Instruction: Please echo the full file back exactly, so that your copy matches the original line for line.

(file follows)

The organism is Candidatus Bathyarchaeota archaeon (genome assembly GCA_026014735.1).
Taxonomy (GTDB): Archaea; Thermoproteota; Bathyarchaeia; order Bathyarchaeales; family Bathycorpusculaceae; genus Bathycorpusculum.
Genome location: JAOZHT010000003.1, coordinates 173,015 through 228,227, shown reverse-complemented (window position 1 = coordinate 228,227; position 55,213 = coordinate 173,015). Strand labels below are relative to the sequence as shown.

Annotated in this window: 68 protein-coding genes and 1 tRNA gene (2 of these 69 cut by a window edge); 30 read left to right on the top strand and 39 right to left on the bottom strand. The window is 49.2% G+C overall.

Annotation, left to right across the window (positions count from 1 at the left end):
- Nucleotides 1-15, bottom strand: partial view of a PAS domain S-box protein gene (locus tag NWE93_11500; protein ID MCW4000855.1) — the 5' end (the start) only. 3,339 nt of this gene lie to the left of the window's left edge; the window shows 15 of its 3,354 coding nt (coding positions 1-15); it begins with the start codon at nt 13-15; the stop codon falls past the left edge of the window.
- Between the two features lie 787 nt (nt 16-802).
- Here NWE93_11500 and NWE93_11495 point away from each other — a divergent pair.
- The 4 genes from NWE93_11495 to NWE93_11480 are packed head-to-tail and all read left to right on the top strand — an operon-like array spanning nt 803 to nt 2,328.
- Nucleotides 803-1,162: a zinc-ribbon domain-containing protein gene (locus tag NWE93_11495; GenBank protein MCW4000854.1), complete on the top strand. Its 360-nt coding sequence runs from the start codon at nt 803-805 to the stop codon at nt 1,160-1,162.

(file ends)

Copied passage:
The organism is Candidatus Bathyarchaeota archaeon (genome assembly GCA_026014735.1).
Taxonomy (GTDB): Archaea; Thermoproteota; Bathyarchaeia; order Bathyarchaeales; family Bathycorpusculaceae; genus Bathycorpusculum.
Genome location: JAOZHT010000003.1, coordinates 173,015 through 228,227, shown reverse-complemented (window position 1 = coordinate 228,227; position 55,213 = coordinate 173,015). Strand labels below are relative to the sequence as shown.

Annotated in this window: 68 protein-coding genes and 1 tRNA gene (2 of these 69 cut by a window edge); 30 read left to right on the top strand and 39 right to left on the bottom strand. The window is 49.2% G+C overall.

Annotation, left to right across the window (positions count from 1 at the left end):
- Nucleotides 1-15, bottom strand: partial view of a PAS domain S-box protein gene (locus tag NWE93_11500; protein ID MCW4000855.1) — the 5' end (the start) only. 3,339 nt of this gene lie to the left of the window's left edge; the window shows 15 of its 3,354 coding nt (coding positions 1-15); it begins with the start codon at nt 13-15; the stop codon falls past the left edge of the window.
- Between the two features lie 787 nt (nt 16-802).
- Here NWE93_11500 and NWE93_11495 point away from each other — a divergent pair.
- The 4 genes from NWE93_11495 to NWE93_11480 are packed head-to-tail and all read left to right on the top strand — an operon-like array spanning nt 803 to nt 2,328.
- Nucleotides 803-1,162: a zinc-ribbon domain-containing protein gene (locus tag NWE93_11495; GenBank protein MCW4000854.1), complete on the top strand. Its 360-nt coding sequence runs from the start codon at nt 803-805 to the stop codon at nt 1,160-1,162.